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Your Career Portal is NOT about Your Company

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By Tom Brennan, Master Writer

 

If your career portal was designed with the overall goal of showcasing how great your company is, it may be missing the boat. Candidates have choices in this competitive market, and there are lots of great companies out there. To engage those top prospects, you should design career pages to address their questions and concerns, and differentiate how your company responds to them. If this sounds like Marketing 101, it is; in fact, Decision Toolbox CEO Kim Shepherd argued that the recruitment function is better suited to sit in Sales & Marketing in her recent blog “Should Recruitment Secede from HR?”

You may not be ready to make that step, but at least borrow a marketing tactic and look at your portal from the candidates’ point of view — your IT team refers to this as part of the “user experience” or UX. It’s a two-way exchange, and the best sites feature content that resonates with the users’ drives and motivations.

Part of what drives a candidate’s UX is the fact that changing jobs is a major step that impacts not only the candidate but also the candidate’s family and friends. We spend a huge percentage of our waking hours at work, and what we do for a living helps shape our identities. Our career choices have a huge influence on the extent to which we are able to achieve our life goals.

How does your company change employees’ lives?

Messaging, then, should NOT be about your company, but about the candidate. It should help candidates clearly see how working for your company will help them achieve professional and personal goals better than working for other companies.

In Parts 2 and 3 of this blog we’ll look at five questions and concerns that you should be addressing, including meaningfulness, impact on life outside of work, professional development, and the risk inherent in changing jobs.

As you address them, make sure that you back up the claims you make. It’s an important way to differentiate your company. For example, simply stating “We’re growing” doesn’t set you apart these days. Your top candidate may already be working at a growing company. Without backing up that claim, candidates are likely to hear “we’re growing” as the same buzz everyone else is pitching.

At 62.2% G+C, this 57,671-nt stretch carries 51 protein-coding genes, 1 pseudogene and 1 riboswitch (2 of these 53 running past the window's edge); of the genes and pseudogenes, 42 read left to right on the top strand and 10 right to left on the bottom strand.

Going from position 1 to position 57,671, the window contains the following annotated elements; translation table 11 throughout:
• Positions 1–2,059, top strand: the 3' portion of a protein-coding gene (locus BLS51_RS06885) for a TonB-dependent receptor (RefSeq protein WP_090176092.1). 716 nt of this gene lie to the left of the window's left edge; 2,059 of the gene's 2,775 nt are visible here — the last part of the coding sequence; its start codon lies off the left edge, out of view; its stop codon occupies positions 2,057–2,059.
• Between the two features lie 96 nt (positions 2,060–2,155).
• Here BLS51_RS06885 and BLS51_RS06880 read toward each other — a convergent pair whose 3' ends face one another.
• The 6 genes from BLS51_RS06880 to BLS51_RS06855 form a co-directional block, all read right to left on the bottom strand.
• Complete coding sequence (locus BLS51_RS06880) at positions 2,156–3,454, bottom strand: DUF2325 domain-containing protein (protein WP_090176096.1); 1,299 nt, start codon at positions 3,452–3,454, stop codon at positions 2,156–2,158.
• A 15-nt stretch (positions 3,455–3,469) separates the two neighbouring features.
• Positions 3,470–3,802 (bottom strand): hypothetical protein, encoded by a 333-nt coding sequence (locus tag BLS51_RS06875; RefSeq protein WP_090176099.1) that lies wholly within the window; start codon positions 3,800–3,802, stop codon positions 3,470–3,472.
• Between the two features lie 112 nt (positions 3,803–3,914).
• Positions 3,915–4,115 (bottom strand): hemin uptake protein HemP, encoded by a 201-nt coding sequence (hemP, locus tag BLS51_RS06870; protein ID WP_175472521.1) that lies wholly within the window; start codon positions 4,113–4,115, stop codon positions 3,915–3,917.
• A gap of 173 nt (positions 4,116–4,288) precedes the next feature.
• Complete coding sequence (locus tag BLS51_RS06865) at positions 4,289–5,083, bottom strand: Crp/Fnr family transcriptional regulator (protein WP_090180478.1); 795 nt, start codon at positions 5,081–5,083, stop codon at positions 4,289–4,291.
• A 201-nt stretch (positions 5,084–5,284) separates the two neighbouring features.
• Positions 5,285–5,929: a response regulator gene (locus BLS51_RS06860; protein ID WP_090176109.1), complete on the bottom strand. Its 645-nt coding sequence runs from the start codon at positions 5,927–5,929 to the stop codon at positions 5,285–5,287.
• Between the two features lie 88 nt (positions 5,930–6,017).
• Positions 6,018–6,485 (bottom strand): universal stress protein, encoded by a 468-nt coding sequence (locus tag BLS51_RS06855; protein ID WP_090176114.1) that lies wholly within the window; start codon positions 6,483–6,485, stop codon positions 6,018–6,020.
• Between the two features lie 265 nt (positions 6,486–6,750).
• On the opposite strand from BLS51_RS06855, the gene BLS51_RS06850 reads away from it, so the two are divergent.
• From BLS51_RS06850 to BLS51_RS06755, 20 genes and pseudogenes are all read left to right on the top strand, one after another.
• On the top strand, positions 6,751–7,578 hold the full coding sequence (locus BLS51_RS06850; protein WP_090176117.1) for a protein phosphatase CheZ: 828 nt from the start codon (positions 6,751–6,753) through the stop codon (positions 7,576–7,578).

Make it personal

Instead, share WHY your company growth is attractive. Maybe that growth has created an environment in which great ideas are welcome — now you have the interest of candidates who are frustrated that their current employer won’t listen to them. Similarly, don’t just say, “We offer the opportunity to make an impact.” Share some examples of how current employees have influenced the direction of the company or enabled your company to reach new markets or customers.

An important step is to define your target audience. Each candidate will have different values and goals, but you should develop an ideal profile by looking at the top performers in your company.

Know yourself, know your audience

For example, if your company is made up of driven Type-A personalities who think nothing of putting in 70 hours a week, then work/life balance isn’t one of your selling points. Instead, present how the competitive spirit in your culture motivates people to excel, how you regularly and publicly recognize employees for achieving goals, and how compensation is directly tied to performance.

In contrast, the person who is a good fit for the highly competitive environment isn’t likely to do well in a family-friendly organization that encourages employees to be scout troop leaders or Big Sisters. No judgment here — neither way is right or wrong. The important thing is to know who is going to fit best, and then focus on what is important to that audience.

Up next: the five key questions and concerns your career portal should address, and how to address them to make your company stand out.

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